·1 October 2022
·1 October 2022
Portuguese star Gonçalo Guedes has been speaking to English outlet Sky Sports during the recent international break, as he continues his adaptation to the Premier League with Wolverhampton Wanderers.
Guedes joined Wolves late in the summer window after five seasons in Spain with Valencia, linking up with his former Benfica academy coach Bruno Lage at Molineux. A quiet start to life in the midlands saw Guedes left out of Portugal’s latest squad, but the 25-year-old is in positive spirits as he reflects on the status of his career.
While many were aware that Guedes played under Lage in Benfica’s academy, the Seleção man reveals the nature of the pair’s bond has always been strong and was a key factor in his move to England. Guedes told Sky Sports of an occasion, during his teens while a trip to Spain, that Lage convinced the youngster to adopt a mohawk hairstyle, much to the amusement of his teammates.
“I was 14 or 15 but I had been moved up a year, so I was the youngest in the group,” Guedes recalls. “I was a bit young and crazy. I joked with the manager a lot. After that, we always had a good relationship.
“When I was young, the míster had already won a lot of championships at youth level with Benfica. He also coached my brother, who was a goalkeeper, two years older than me. So, I was aware of him from then onwards.
“I think the career he has had shows his level. He has obviously done really well and reached the Premier League. I am very happy to be here and I hope to learn a lot from him.”
Quick to settle
Teacher and student were reunited in August when Wolves paid Valencia €32m plus add-ons to bring the winger to England. Adaptation has been made easier by the vast contingent of Portuguese players and staff at the club, which Guedes admits helped him settle as he reflects on his first couple of months in new surroundings.
“That side of it has been very easy," he says. "Of course, it helps that there are so many Portuguese players. They told me the Premier League is a completely different league to the others. I think everyone who understands and watches football can see that it is the strongest league in the world.
“That was the main motivation, to play in the Premier League, to be in great stadiums where the stands are always full, home and away. It is just a completely different atmosphere.
“The people are…well, in Spain and Portugal, they are all about ’football, football, football’, and don’t respect the players as much. Here, though, we can walk in the street and, of course, people know who we are. But if we are with friends or family, they respect that. They continue supporting us, too, even when we are losing.
“The change in intensity is very big”
“The mister wants me to be able to contribute as much as possible offensively, to have the ball, to make us play, to receive it inside, to receive it outside, all of these things. But above all, and something I have to improve a lot, is that when I lose the ball, I get it back quickly. I am trying to change a few things so I am able to attack and defend with the same intensity.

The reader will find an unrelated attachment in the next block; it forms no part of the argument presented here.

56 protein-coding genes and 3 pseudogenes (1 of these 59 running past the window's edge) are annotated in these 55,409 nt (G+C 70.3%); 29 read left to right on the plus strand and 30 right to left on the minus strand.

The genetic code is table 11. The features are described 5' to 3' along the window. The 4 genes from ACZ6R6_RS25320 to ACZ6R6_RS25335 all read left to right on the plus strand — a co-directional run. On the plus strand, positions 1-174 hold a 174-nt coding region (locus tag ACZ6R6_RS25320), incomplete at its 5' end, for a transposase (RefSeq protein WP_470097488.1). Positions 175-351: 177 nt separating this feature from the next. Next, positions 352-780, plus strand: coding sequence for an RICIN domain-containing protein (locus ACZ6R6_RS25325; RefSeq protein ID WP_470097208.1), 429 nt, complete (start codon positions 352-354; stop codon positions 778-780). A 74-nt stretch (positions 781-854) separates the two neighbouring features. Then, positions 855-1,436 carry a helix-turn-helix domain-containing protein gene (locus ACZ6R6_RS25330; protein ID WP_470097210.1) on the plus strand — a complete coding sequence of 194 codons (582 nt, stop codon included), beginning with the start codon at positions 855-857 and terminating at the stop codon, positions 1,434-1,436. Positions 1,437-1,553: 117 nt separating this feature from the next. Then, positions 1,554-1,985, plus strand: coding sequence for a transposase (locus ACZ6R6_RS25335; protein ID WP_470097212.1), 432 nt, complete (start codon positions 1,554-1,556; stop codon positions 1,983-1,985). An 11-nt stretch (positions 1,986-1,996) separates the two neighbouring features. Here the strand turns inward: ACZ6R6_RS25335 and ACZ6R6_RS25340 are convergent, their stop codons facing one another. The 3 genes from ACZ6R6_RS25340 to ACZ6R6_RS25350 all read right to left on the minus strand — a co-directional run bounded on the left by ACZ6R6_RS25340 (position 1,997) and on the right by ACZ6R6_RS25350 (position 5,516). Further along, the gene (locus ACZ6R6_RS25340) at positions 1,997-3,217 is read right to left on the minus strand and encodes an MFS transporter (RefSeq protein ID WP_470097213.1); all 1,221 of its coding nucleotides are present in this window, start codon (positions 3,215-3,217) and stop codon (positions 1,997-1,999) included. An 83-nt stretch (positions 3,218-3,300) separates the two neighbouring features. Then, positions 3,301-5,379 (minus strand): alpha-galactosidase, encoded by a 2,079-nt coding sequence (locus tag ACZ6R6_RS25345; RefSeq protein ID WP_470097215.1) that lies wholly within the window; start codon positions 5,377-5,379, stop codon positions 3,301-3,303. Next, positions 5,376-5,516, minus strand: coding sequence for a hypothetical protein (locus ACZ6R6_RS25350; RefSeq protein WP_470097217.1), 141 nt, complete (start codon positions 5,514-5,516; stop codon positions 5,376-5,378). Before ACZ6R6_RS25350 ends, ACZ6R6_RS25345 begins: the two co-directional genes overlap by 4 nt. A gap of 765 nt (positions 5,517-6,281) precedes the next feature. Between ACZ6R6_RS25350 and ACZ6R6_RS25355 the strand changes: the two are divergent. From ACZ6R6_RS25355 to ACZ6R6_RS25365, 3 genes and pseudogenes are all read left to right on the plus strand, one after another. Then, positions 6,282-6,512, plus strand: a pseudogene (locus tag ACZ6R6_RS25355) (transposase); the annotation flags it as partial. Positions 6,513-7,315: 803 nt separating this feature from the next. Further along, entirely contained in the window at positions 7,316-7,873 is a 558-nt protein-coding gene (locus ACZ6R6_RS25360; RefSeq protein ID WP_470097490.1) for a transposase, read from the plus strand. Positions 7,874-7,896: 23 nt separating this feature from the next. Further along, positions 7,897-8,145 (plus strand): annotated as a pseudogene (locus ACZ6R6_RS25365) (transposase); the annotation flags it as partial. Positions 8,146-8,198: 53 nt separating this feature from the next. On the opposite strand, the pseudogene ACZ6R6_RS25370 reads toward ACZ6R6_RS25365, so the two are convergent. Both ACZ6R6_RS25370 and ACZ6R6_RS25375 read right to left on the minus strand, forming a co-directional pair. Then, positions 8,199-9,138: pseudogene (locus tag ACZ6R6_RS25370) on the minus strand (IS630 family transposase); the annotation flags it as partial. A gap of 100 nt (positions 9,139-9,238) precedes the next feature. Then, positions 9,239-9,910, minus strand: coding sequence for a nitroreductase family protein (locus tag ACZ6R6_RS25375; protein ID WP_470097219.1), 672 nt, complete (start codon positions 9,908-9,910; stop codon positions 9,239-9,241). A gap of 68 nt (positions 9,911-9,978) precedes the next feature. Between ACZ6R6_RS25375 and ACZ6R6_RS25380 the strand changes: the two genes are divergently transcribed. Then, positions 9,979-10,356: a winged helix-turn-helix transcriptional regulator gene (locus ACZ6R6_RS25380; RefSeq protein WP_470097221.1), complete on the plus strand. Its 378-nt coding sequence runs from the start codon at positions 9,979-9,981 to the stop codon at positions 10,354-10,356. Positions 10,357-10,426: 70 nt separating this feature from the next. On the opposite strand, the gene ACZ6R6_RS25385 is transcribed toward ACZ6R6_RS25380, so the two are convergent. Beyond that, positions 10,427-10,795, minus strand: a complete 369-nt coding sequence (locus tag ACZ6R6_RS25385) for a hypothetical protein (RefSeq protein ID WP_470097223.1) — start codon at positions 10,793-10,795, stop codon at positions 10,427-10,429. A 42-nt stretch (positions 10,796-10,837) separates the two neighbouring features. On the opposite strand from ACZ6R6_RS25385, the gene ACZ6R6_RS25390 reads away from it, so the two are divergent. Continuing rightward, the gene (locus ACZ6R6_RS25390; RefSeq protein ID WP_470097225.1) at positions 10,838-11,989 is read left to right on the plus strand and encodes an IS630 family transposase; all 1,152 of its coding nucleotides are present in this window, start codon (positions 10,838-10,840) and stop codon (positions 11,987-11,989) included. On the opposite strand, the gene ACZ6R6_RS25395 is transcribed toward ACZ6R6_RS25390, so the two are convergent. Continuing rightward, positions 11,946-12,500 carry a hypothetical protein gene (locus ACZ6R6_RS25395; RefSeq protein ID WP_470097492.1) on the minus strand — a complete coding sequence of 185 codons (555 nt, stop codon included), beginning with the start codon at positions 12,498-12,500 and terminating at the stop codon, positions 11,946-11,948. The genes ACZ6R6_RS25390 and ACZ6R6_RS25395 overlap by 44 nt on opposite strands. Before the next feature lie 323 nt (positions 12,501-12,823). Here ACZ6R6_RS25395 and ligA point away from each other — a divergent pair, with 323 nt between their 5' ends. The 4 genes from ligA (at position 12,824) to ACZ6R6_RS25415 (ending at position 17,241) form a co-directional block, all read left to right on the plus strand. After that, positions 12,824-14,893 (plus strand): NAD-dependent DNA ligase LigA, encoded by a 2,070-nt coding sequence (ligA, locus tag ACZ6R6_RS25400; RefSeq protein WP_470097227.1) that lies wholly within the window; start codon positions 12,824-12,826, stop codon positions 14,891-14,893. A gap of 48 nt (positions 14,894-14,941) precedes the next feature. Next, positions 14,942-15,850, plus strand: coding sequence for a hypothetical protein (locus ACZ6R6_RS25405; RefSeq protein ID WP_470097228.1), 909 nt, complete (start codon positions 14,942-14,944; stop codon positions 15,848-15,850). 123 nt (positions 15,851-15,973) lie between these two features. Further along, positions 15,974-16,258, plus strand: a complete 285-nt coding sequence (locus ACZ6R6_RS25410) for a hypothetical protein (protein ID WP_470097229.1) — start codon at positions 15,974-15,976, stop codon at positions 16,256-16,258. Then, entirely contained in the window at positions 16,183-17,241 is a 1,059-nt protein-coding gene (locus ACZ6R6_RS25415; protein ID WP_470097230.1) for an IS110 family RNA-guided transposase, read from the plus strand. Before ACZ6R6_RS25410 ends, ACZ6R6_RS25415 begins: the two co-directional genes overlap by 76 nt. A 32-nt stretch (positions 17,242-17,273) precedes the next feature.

"The change in intensity is very big in the Premier League. In Spain, you can lose the ball and not be punished, because usually the opposition won’t transition forward very quickly.
“But here, in the Premier League, when you lose it, all the teams want to move it forward as quickly as possible in order to exploit the spaces that are available and have a better chance of scoring.
“It means what you do when you lose the ball is much more important.
“To be here, playing in the Premier League, is something I have always wanted and I am enjoying it a lot. Even the weather? I just put on a jacket. I am pleased with my decision.”
Things are yet to take off this season both for Guedes and the team, with Wolves sitting 17th having won just one of their seven matches so far. The Portuguese has registered one assist from his six appearances, but believes the team have been unlucky not to have gained more points across their fixtures.
“I think the team deserves a lot more than it has got. We have played very well in some games and had a lot of chances; we just haven’t taken them. This comes with work, with education, with believing in what the míster is telling us to do.
“I am sure things will improve and the wins will come. Then, when things are better collectively, the individuals can show their best selves as well, and that is what we want.”
World Cup aim
Guedes has stayed in England during the recent international break, having missed out on a place in Fernando Santos’ squad for the matches against Czech Republic and Spain. However, the extra time spent familiarising himself in his new home has been beneficial.
“The last two weeks have been really good for my adaptation,” Guedes said. “I needed that time to train with the team and better understand our way of playing. I feel better now. I know very well what I have to do.
“I have improved a lot and I have got used to the way we train, the intensity and all these things.
“Of course, going with the national team is a huge source of pride. But I also understand there are a lot of players to choose from.
“I have to accept the coach’s decision and work hard to win back my place for the World Cup.”
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